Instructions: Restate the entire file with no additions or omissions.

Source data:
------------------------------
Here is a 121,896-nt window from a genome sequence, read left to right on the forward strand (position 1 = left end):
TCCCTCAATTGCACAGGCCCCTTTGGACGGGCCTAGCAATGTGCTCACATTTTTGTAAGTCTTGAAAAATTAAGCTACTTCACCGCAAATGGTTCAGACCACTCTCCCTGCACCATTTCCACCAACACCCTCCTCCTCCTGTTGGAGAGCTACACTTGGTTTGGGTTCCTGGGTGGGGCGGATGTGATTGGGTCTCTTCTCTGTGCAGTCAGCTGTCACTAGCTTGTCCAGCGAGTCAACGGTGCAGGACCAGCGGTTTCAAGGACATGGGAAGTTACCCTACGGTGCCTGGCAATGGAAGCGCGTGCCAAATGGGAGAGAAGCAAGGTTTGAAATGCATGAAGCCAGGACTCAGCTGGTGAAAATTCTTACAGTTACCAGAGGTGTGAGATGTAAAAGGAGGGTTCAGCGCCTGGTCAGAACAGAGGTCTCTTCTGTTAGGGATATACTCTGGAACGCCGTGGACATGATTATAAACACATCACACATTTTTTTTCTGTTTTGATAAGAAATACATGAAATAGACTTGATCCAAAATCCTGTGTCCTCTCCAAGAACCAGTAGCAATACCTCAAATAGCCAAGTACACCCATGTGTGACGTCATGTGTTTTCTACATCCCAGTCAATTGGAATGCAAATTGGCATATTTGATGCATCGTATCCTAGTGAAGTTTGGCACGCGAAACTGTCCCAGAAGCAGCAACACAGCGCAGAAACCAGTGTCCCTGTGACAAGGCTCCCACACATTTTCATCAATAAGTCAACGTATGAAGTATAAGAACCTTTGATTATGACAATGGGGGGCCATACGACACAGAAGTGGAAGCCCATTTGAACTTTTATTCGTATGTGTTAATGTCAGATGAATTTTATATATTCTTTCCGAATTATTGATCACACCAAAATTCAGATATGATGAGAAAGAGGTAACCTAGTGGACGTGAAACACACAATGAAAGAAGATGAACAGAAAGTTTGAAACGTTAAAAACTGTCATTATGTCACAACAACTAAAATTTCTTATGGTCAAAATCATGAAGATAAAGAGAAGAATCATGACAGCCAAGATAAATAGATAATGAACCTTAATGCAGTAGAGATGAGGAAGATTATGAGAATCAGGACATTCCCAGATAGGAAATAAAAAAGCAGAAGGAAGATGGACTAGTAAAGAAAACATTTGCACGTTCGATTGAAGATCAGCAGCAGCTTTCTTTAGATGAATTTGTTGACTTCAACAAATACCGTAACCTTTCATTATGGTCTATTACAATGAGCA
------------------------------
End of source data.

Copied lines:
Here is a 121,896-nt window from a genome sequence, read left to right on the forward strand (position 1 = left end):
TCCCTCAATTGCACAGGCCCCTTTGGACGGGCCTAGCAATGTGCTCACATTTTTGTAAGTCTTGAAAAATTAAGCTACTTCACCGCAAATGGTTCAGACCACTCTCCCTGCACCATTTCCACCAACACCCTCCTCCTCCTGTTGGAGAGCTACACTTGGTTTGGGTTCCTGGGTGGGGCGGATGTGATTGGGTCTCTTCTCTGTGCAGTCAGCTGTCACTAGCTTGTCCAGCGAGTCAACGGTGCAGGACCAGCGGTTTCAAGGACATGGGAAGTTACCCTACGGTGCCTGGCAATGGAAGCGCGTGCCAAATGGGAGAGAAGCAAGGTTTGAAATGCATGAAGCCAGGACTCAGCTGGTGAAAATTCTTACAGTTACCAGAGGTGTGAGATGTAAAAGGAGGGTTCAGCGCCTGGTCAGAACAGAGGTCTCTTCTGTTAGGGATATACTCTGGAACGCCGTGGACATGATTATAAACACATCACACATTTTTTTTCTGTTTTGATAAGAAATACATGAAATAGACTTGATCCAAAATCCTGTGTCCTCTCCAAGAACCAGTAGCAATACCTCAAATAGCCAAGTACACCCATGTGTGACGTCATGTGTTTTCTACATCCCAGTCAATTGGAATGCAAATTGGCATATTTGATGCATCGTATCCTAGTGAAGTTTGGCACGCGAAACTGTCCCAGAAGCAGCAACACAGCGCAGAAACCAGTGTCCCTGTGACAAGGCTCCCACACATTTTCATCAATAAGTCAACGTATGAAGTATAAGAACCTTTGATTATGACAATGGGGGGCCATACGACACAGAAGTGGAAGCCCATTTGAACTTTTATTCGTATGTGTTAATGTCAGATGAATTTTATATATTCTTTCCGAATTATTGATCACACCAAAATTCAGATATGATGAGAAAGAGGTAACCTAGTGGACGTGAAACACACAATGAAAGAAGATGAACAGAAAGTTTGAAACGTTAAAAACTGTCATTATGTCACAACAACTAAAATTTCTTATGGTCAAAATCATGAAGATAAAGAGAAGAATCATGACAGCCAAGATAAATAGATAATGAACCTTAATGCAGTAGAGATGAGGAAGATTATGAGAATCAGGACATTCCCAGATAGGAAATAAAAAAGCAGAAGGAAGATGGACTAGTAAAGAAAACATTTGCACGTTCGATTGAAGATCAGCAGCAGCTTTCTTTAGATGAATTTGTTGACTTCAACAAATACCGTAACCTTTCATTATGGTCTATTACAATGAGCA